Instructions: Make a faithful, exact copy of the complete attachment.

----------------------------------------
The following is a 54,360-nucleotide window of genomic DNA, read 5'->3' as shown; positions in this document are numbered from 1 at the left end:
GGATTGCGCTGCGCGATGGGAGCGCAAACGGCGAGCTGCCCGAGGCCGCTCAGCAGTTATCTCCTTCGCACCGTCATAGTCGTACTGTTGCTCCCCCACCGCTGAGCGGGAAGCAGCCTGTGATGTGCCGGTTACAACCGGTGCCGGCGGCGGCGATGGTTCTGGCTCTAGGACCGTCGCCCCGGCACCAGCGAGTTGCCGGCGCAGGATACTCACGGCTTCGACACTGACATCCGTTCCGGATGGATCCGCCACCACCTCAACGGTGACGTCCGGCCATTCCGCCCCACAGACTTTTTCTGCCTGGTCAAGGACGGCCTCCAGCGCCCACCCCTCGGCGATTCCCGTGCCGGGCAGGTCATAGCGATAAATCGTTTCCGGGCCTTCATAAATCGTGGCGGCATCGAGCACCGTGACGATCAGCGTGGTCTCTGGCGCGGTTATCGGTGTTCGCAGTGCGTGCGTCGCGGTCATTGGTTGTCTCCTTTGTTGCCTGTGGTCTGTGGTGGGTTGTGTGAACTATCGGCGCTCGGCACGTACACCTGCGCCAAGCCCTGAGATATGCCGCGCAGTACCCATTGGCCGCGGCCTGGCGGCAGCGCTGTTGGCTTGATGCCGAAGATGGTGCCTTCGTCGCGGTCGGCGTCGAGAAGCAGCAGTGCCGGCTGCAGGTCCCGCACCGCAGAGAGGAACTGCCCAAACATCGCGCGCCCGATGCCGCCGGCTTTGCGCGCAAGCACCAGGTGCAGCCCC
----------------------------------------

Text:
The following is a 54,360-nucleotide window of genomic DNA, read 5'->3' as shown; positions in this document are numbered from 1 at the left end:
GGATTGCGCTGCGCGATGGGAGCGCAAACGGCGAGCTGCCCGAGGCCGCTCAGCAGTTATCTCCTTCGCACCGTCATAGTCGTACTGTTGCTCCCCCACCGCTGAGCGGGAAGCAGCCTGTGATGTGCCGGTTACAACCGGTGCCGGCGGCGGCGATGGTTCTGGCTCTAGGACCGTCGCCCCGGCACCAGCGAGTTGCCGGCGCAGGATACTCACGGCTTCGACACTGACATCCGTTCCGGATGGATCCGCCACCACCTCAACGGTGACGTCCGGCCATTCCGCCCCACAGACTTTTTCTGCCTGGTCAAGGACGGCCTCCAGCGCCCACCCCTCGGCGATTCCCGTGCCGGGCAGGTCATAGCGATAAATCGTTTCCGGGCCTTCATAAATCGTGGCGGCATCGAGCACCGTGACGATCAGCGTGGTCTCTGGCGCGGTTATCGGTGTTCGCAGTGCGTGCGTCGCGGTCATTGGTTGTCTCCTTTGTTGCCTGTGGTCTGTGGTGGGTTGTGTGAACTATCGGCGCTCGGCACGTACACCTGCGCCAAGCCCTGAGATATGCCGCGCAGTACCCATTGGCCGCGGCCTGGCGGCAGCGCTGTTGGCTTGATGCCGAAGATGGTGCCTTCGTCGCGGTCGGCGTCGAGAAGCAGCAGTGCCGGCTGCAGGTCCCGCACCGCAGAGAGGAACTGCCCAAACATCGCGCGCCCGATGCCGCCGGCTTTGCGCGCAAGCACCAGGTGCAGCCCC